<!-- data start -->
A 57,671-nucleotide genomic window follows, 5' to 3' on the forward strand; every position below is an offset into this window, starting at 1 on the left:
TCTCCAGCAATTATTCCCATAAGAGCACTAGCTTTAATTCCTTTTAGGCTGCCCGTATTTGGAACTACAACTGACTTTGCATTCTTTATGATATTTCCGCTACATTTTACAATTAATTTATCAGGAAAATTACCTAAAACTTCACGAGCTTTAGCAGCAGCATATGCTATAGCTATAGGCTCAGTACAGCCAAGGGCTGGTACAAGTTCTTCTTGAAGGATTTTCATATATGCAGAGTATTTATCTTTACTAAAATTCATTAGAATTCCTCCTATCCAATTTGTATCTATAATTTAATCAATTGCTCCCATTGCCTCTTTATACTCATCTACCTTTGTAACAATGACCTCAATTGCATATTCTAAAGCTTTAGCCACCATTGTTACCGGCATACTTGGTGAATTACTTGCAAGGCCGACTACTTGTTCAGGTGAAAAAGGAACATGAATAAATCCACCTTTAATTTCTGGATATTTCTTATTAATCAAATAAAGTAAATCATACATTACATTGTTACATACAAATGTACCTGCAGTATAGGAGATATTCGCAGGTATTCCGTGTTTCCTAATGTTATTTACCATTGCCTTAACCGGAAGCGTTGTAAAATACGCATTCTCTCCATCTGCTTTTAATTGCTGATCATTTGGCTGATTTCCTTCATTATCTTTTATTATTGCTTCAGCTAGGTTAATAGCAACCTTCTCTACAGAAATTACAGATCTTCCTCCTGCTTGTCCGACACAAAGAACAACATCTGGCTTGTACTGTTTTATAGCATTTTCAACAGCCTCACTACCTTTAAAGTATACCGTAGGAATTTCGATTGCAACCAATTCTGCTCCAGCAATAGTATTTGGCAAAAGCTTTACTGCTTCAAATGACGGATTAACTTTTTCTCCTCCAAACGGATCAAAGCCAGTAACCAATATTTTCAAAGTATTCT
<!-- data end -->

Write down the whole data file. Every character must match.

A 57,671-nucleotide genomic window follows, 5' to 3' on the forward strand; every position below is an offset into this window, starting at 1 on the left:
TCTCCAGCAATTATTCCCATAAGAGCACTAGCTTTAATTCCTTTTAGGCTGCCCGTATTTGGAACTACAACTGACTTTGCATTCTTTATGATATTTCCGCTACATTTTACAATTAATTTATCAGGAAAATTACCTAAAACTTCACGAGCTTTAGCAGCAGCATATGCTATAGCTATAGGCTCAGTACAGCCAAGGGCTGGTACAAGTTCTTCTTGAAGGATTTTCATATATGCAGAGTATTTATCTTTACTAAAATTCATTAGAATTCCTCCTATCCAATTTGTATCTATAATTTAATCAATTGCTCCCATTGCCTCTTTATACTCATCTACCTTTGTAACAATGACCTCAATTGCATATTCTAAAGCTTTAGCCACCATTGTTACCGGCATACTTGGTGAATTACTTGCAAGGCCGACTACTTGTTCAGGTGAAAAAGGAACATGAATAAATCCACCTTTAATTTCTGGATATTTCTTATTAATCAAATAAAGTAAATCATACATTACATTGTTACATACAAATGTACCTGCAGTATAGGAGATATTCGCAGGTATTCCGTGTTTCCTAATGTTATTTACCATTGCCTTAACCGGAAGCGTTGTAAAATACGCATTCTCTCCATCTGCTTTTAATTGCTGATCATTTGGCTGATTTCCTTCATTATCTTTTATTATTGCTTCAGCTAGGTTAATAGCAACCTTCTCTACAGAAATTACAGATCTTCCTCCTGCTTGTCCGACACAAAGAACAACATCTGGCTTGTACTGTTTTATAGCATTTTCAACAGCCTCACTACCTTTAAAGTATACCGTAGGAATTTCGATTGCAACCAATTCTGCTCCAGCAATAGTATTTGGCAAAAGCTTTACTGCTTCAAATGACGGATTAACTTTTTCTCCTCCAAACGGATCAAAGCCAGTAACCAATATTTTCAAAGTATTCT